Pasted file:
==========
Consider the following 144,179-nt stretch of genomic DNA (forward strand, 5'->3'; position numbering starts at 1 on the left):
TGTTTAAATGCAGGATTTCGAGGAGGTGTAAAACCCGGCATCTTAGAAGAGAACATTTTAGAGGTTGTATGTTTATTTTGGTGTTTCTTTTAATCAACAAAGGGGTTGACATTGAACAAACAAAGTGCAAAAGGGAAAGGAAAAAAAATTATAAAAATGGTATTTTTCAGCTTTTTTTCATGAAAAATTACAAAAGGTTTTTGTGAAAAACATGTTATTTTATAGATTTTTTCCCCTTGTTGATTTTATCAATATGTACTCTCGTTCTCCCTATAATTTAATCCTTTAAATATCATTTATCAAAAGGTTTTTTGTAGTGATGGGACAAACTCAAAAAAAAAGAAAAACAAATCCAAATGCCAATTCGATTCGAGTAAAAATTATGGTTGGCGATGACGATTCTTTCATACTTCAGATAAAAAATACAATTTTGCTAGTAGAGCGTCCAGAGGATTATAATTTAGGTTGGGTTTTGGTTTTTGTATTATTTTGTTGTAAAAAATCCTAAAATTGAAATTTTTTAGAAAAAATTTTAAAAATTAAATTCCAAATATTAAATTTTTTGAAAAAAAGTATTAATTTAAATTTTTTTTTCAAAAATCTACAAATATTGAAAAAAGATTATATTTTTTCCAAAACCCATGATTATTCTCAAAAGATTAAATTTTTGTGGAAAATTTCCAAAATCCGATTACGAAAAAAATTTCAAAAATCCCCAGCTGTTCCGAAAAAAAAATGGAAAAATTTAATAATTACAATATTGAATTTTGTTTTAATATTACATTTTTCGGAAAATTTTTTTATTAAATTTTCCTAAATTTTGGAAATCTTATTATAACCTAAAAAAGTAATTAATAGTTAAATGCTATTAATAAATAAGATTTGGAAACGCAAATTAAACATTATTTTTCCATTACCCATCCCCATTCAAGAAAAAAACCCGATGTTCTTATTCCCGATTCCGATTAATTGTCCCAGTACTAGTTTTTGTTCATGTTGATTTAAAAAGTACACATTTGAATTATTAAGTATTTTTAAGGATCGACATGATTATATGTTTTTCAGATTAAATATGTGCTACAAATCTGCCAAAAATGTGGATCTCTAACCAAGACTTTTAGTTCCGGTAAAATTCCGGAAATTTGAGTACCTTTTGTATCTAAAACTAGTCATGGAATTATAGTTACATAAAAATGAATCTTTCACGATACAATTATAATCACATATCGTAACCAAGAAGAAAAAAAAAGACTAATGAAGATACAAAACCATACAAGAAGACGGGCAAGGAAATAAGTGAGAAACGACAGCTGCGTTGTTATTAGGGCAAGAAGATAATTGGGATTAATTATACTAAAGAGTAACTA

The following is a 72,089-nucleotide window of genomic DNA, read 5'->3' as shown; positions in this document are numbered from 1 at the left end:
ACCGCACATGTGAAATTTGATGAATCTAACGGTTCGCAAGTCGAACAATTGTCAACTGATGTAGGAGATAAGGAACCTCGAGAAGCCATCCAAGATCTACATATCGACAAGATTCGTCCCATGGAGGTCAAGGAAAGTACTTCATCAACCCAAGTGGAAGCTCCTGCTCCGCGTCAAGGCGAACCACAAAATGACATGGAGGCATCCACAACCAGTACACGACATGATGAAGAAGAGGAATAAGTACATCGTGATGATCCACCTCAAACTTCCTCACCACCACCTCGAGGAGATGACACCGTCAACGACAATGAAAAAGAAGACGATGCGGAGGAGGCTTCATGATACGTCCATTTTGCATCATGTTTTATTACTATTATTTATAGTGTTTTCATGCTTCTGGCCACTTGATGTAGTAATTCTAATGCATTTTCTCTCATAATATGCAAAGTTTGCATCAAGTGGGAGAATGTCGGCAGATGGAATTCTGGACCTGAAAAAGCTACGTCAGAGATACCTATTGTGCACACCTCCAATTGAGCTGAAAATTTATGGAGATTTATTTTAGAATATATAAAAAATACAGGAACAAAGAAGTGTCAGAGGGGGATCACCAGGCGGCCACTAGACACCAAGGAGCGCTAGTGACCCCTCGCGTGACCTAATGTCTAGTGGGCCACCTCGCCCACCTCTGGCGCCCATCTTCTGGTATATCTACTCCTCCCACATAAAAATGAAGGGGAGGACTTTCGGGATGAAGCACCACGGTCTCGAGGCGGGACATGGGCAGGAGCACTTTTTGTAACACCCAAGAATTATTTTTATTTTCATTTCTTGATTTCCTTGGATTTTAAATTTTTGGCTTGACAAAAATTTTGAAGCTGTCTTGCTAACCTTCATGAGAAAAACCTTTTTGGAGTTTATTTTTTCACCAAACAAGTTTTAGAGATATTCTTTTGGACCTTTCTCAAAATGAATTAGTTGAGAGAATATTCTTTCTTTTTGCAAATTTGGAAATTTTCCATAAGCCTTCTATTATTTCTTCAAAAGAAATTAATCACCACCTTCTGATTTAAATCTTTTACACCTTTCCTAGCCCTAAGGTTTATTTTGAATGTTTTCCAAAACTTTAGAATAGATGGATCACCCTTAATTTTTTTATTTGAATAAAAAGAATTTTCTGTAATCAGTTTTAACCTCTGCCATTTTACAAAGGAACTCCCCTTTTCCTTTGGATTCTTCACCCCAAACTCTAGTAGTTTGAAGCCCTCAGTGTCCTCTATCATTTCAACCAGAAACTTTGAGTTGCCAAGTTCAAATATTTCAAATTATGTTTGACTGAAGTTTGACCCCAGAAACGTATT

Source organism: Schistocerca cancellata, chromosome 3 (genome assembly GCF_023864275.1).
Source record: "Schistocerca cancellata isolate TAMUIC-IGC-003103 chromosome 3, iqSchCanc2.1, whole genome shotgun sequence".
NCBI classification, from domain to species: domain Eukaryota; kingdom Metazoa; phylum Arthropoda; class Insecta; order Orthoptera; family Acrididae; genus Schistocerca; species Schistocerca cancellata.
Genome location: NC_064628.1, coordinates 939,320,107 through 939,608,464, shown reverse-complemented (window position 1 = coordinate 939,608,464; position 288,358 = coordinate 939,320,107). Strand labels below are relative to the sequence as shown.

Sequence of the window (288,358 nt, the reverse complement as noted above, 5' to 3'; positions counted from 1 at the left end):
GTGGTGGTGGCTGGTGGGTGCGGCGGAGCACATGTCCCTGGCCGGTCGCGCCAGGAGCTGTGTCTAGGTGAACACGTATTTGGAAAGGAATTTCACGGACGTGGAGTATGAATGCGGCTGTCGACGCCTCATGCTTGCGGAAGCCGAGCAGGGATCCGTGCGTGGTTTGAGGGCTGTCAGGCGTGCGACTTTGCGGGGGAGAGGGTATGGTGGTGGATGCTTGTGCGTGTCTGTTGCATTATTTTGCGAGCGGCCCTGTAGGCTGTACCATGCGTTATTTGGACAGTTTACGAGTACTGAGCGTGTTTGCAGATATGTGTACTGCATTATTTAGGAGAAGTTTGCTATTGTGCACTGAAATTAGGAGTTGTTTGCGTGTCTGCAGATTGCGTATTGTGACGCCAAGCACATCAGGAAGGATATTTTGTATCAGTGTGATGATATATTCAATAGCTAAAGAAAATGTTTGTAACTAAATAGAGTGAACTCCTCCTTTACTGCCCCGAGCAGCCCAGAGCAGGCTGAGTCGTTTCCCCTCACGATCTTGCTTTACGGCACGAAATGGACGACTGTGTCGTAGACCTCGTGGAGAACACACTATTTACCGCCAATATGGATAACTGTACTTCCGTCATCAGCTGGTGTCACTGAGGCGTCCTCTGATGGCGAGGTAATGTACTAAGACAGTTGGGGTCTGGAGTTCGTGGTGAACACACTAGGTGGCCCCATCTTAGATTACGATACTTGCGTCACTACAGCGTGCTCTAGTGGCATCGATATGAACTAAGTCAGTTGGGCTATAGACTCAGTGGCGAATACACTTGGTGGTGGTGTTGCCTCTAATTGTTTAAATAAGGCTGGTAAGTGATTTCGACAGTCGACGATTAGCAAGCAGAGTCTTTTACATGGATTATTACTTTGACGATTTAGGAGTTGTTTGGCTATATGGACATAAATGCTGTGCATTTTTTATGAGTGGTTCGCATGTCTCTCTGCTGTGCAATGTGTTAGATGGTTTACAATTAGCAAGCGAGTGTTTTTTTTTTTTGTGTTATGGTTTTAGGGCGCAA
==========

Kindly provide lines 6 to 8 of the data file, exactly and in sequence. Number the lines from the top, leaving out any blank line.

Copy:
Source record: "Schistocerca cancellata isolate TAMUIC-IGC-003103 chromosome 3, iqSchCanc2.1, whole genome shotgun sequence".
NCBI classification, from domain to species: domain Eukaryota; kingdom Metazoa; phylum Arthropoda; class Insecta; order Orthoptera; family Acrididae; genus Schistocerca; species Schistocerca cancellata.
Genome location: NC_064628.1, coordinates 939,320,107 through 939,608,464, shown reverse-complemented (window position 1 = coordinate 939,608,464; position 288,358 = coordinate 939,320,107). Strand labels below are relative to the sequence as shown.